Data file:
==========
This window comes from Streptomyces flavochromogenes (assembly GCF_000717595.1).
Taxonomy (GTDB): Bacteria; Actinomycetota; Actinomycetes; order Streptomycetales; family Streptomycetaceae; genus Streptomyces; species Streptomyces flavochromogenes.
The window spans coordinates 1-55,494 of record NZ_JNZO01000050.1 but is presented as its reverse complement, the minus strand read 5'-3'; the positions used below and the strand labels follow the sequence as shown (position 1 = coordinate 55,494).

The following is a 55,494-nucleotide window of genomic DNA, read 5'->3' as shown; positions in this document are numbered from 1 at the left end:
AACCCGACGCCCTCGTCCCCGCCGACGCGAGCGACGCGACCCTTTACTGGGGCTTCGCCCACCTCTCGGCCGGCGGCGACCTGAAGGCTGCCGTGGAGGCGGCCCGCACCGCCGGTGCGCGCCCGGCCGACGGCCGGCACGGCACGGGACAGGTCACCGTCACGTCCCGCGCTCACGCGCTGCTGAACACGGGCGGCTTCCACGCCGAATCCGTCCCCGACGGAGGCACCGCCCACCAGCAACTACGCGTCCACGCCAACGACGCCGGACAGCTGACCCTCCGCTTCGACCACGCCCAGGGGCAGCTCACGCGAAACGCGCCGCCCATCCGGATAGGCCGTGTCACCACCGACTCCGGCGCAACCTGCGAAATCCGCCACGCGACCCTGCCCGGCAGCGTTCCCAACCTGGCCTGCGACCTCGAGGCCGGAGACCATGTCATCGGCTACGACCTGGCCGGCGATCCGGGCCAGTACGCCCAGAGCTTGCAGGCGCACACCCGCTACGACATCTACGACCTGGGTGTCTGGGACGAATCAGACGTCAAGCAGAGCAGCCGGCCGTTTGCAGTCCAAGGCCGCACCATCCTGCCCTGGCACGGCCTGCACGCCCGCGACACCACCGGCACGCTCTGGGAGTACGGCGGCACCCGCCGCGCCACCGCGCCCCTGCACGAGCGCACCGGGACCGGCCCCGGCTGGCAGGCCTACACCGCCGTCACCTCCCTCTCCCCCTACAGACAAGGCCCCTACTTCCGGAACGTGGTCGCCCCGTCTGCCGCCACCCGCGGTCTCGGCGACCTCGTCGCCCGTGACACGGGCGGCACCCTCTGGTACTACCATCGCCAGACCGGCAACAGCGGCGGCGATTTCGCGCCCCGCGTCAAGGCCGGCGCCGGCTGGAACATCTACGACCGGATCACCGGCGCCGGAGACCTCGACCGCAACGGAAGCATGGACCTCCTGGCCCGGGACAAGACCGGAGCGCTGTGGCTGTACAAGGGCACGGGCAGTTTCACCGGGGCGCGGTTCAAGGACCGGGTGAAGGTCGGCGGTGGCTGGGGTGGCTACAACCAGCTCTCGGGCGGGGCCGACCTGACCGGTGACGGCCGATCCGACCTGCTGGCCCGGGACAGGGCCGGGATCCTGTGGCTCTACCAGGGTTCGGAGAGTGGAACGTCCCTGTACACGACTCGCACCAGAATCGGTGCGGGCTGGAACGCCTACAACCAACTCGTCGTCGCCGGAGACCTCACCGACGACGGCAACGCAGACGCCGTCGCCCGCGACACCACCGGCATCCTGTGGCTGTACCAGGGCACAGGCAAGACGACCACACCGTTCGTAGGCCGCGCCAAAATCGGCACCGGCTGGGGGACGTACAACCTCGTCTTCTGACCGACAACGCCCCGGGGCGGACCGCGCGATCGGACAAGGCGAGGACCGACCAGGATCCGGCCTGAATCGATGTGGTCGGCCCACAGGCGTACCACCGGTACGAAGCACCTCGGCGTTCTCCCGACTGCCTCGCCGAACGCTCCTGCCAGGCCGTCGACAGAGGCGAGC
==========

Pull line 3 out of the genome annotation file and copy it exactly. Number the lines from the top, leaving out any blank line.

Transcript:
The window spans coordinates 1-55,494 of record NZ_JNZO01000050.1 but is presented as its reverse complement, the minus strand read 5'-3'; the positions used below and the strand labels follow the sequence as shown (position 1 = coordinate 55,494).